Android simply takes this to the next level with cell phones that now sport processors as powerful as the average workstation processor.
    I agree that Google is doing a Microsoft to Microsoft and that just because Microsoft does it to everyone else does not make doing it right. But I also see the poetic justice. Shouldn’t Google have the right to keep Microsoft from putting Google search results in Bing if Microsoft has the right to keep Google from using Bing search results?

  4. You know, the Youtube app for Android for a long time was pretty weak, couldn’t even do HD (might be wrong about that, maybe it did), and later wouldn’t do HD by default unless you rooted it and did some trick.

    A few Android OS releases later, it’s pretty sweet.

    Is it possible that something along those lines is happening with Youtube and WP7 and that the natural progression of things, sans lawsuits, would lead to a solid client? What does Google have to gain by going out of their way to WP7 users?

    Are you aware that Google has suffered from a history of their apps, and I’m talking good ones like Google Voice, being rejected by Apple? Maybe they would have given Apple a turn-by-turn Google Maps if they didn’t think the odds were too high of spending a lot of time porting it in vain. And Microsoft, with their App Store-esque “quality controlling,” maybe they’d do the same.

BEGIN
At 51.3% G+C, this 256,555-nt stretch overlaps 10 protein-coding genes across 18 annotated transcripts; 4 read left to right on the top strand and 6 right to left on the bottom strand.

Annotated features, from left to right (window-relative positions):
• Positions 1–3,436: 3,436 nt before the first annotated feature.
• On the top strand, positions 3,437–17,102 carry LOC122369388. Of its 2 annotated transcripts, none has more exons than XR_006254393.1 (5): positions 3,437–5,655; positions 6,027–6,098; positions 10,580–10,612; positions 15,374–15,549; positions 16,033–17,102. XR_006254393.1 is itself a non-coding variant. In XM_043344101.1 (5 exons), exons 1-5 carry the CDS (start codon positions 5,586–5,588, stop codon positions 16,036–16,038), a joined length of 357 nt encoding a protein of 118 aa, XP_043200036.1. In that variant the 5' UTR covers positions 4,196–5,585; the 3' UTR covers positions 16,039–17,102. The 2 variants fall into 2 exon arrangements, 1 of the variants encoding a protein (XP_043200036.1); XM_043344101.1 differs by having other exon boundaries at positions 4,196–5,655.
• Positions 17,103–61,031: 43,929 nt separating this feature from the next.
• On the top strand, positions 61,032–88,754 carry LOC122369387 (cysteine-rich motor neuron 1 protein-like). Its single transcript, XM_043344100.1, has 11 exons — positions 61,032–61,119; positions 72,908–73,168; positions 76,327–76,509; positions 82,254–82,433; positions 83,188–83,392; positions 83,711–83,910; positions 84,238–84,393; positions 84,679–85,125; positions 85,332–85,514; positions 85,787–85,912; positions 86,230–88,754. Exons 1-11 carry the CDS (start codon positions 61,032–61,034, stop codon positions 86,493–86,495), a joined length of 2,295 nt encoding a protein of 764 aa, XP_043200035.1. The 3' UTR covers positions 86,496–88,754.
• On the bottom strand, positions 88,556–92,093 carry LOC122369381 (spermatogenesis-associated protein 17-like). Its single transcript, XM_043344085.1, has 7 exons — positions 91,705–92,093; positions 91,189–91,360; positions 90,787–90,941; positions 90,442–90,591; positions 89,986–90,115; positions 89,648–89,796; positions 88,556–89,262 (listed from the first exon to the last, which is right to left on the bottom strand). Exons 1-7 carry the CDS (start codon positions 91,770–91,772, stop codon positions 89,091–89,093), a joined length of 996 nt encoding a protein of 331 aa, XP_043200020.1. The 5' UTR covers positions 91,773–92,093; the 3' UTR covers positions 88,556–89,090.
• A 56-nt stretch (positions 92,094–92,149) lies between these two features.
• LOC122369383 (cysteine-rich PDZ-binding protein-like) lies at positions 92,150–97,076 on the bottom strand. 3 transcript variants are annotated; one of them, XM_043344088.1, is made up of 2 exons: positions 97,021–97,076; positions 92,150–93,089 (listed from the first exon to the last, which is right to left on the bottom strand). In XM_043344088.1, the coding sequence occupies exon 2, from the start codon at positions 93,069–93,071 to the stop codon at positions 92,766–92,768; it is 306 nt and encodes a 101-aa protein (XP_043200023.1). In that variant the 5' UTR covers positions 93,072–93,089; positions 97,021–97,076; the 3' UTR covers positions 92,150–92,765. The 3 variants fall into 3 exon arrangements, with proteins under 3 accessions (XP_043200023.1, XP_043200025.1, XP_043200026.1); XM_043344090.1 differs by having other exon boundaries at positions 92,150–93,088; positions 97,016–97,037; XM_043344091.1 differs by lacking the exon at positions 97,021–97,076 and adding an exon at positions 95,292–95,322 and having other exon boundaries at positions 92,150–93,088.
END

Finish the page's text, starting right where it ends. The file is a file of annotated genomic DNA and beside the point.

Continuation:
And let’s be reasonable. If you were Exxon, and this isn’t the best analogy but you get what I’m saying, would you make rolling out ethenol unto the world an equal priority to your crude oil shipping and gasoline refinement operations?

    I got a good article idea that maybe hasn’t been done elsewhere, a lawsuit victory batting average comparison of the various companies we talk about. It wouldn’t be too flattering to companies in terms of being litigious, so how about just focusing on lawsuits for which they were the target? Ahh nevermind, that’s boring.

    In summation, we should explore alternative energy sources — eventually.